Airbus has successfully demonstrated the potential of the A400M airlifter in an aerial firefighting role. Flown over three days in July, the trials were undertaken over open land near the town of Guadalajara, to the northeast of Madrid. In the daylight tests the A400M demonstrated the ability to release up to 20 tonnes of water in less than 10 seconds. The aircraft’s low-speed maneuverability and low-flying characteristics allowed the final drop on July 21 to be conducted at a speed of 125 knots and an altitude of 150 ft.
The European aerospace group used its trials aircraft MSN006 for the demonstrations, fitted with numerous cameras to accurately record the drops and accompanied by a CASA C-101 chaseplane. The development of the equipment was carried out in collaboration with Spain’s MITECO (ministry for ecological transition and demographic challenge) and Grupo 43. The latter is the dedicated “apagafuegos” (fire-fighting) group of Spain's Ejército del Aire (EdA, air force), operating two squadrons of Canadair/Bombardier CL-215T/415s from Torrejón. The A400M operated from that location for the trials.
“The development of this firefighting kit is an intrinsic part of our journey towards helping to create a more sustainable and safer world, not only by our actions but also through our products,” said Mike Schoellhorn, CEO of Airbus Defence and Space. “We strongly believe the A400M can play a vital role in the fight against the ever-increasing threat posed by wildfires and support the restoration of social and environmental systems.”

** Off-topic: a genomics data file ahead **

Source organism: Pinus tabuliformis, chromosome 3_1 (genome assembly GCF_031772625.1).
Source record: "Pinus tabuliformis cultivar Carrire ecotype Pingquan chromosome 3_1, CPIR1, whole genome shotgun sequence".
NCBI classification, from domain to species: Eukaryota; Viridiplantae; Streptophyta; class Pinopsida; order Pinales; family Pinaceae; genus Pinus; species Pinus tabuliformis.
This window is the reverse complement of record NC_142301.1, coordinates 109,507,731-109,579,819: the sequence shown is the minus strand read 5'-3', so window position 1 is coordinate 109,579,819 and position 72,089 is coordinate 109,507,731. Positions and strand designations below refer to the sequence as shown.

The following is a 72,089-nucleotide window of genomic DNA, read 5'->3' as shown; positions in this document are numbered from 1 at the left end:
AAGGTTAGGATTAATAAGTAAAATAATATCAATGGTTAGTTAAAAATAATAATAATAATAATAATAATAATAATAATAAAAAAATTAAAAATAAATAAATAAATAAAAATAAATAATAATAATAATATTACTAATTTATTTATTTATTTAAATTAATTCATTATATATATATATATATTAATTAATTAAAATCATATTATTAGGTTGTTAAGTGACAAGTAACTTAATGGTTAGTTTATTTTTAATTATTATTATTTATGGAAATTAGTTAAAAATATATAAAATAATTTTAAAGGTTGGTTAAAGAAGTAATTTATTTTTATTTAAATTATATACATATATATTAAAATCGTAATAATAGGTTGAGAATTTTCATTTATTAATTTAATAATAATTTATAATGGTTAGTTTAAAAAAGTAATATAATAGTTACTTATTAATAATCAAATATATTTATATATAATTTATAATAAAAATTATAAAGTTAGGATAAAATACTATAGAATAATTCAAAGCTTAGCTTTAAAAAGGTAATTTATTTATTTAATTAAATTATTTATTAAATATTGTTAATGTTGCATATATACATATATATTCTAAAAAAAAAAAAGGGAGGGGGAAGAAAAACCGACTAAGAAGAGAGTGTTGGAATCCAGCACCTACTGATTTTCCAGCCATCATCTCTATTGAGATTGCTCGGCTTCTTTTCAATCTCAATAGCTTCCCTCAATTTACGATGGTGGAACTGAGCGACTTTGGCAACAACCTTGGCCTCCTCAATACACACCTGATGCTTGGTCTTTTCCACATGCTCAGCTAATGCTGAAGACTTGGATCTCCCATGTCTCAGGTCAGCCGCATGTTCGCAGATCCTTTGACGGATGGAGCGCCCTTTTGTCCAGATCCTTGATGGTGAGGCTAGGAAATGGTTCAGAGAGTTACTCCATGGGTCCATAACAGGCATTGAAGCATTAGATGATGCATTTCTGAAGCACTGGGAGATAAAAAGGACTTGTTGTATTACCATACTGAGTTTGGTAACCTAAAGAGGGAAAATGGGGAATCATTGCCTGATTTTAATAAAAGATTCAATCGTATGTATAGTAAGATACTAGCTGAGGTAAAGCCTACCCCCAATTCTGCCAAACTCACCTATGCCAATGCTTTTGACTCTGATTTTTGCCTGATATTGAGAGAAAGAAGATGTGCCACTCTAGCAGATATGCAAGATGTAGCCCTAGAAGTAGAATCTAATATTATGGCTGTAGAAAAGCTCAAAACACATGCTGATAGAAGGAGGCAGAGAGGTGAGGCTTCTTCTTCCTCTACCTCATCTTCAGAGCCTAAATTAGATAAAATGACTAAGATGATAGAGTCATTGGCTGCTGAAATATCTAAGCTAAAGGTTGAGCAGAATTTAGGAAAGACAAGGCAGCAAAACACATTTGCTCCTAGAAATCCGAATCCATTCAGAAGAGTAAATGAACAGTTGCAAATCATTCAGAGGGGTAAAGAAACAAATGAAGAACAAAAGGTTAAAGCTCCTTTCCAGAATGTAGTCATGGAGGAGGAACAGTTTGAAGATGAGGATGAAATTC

To answer the firefighting requirement Airbus designed a roll-on, roll-off solution that requires no modification to the aircraft, thus permitting any A400M to undertake the role. The “RO-RO” nature of the system also means that the A400M can respond very rapidly to an emergency. A large tank is installed in the cargo hold, fitted with two independent doors that feed rectangular-section flood pipes. When the doors are opened the water is expelled over the open rear ramp through two apertures. For the demonstrations the doors were opened manually, using the aircraft’s paradropping system to provide an accurate cue to release the water.
Airbus is now studying night-time operations of the system, as well as working on getting the prototype equipment into production. The EdA itself is likely to be a customer to equip its A400Ms (locally designated T.23/TK.23), which are operated by two squadrons of Ala (wing) 31 at Zaragoza.